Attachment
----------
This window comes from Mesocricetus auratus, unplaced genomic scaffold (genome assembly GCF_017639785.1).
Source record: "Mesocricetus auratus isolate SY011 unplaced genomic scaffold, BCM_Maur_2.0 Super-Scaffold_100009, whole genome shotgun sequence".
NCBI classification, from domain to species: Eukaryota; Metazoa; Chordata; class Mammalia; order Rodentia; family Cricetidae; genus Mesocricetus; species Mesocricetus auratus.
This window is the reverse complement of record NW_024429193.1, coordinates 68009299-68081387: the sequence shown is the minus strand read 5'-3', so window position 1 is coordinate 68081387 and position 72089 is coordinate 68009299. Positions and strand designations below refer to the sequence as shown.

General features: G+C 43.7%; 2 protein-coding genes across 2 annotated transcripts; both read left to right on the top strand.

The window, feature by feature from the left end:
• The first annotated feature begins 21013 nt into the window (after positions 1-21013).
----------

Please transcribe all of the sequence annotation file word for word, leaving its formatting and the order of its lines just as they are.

This window comes from Mesocricetus auratus, unplaced genomic scaffold (genome assembly GCF_017639785.1).
Source record: "Mesocricetus auratus isolate SY011 unplaced genomic scaffold, BCM_Maur_2.0 Super-Scaffold_100009, whole genome shotgun sequence".
NCBI classification, from domain to species: Eukaryota; Metazoa; Chordata; class Mammalia; order Rodentia; family Cricetidae; genus Mesocricetus; species Mesocricetus auratus.
This window is the reverse complement of record NW_024429193.1, coordinates 68009299-68081387: the sequence shown is the minus strand read 5'-3', so window position 1 is coordinate 68081387 and position 72089 is coordinate 68009299. Positions and strand designations below refer to the sequence as shown.

General features: G+C 43.7%; 2 protein-coding genes across 2 annotated transcripts; both read left to right on the top strand.

The window, feature by feature from the left end:
• The first annotated feature begins 21013 nt into the window (after positions 1-21013).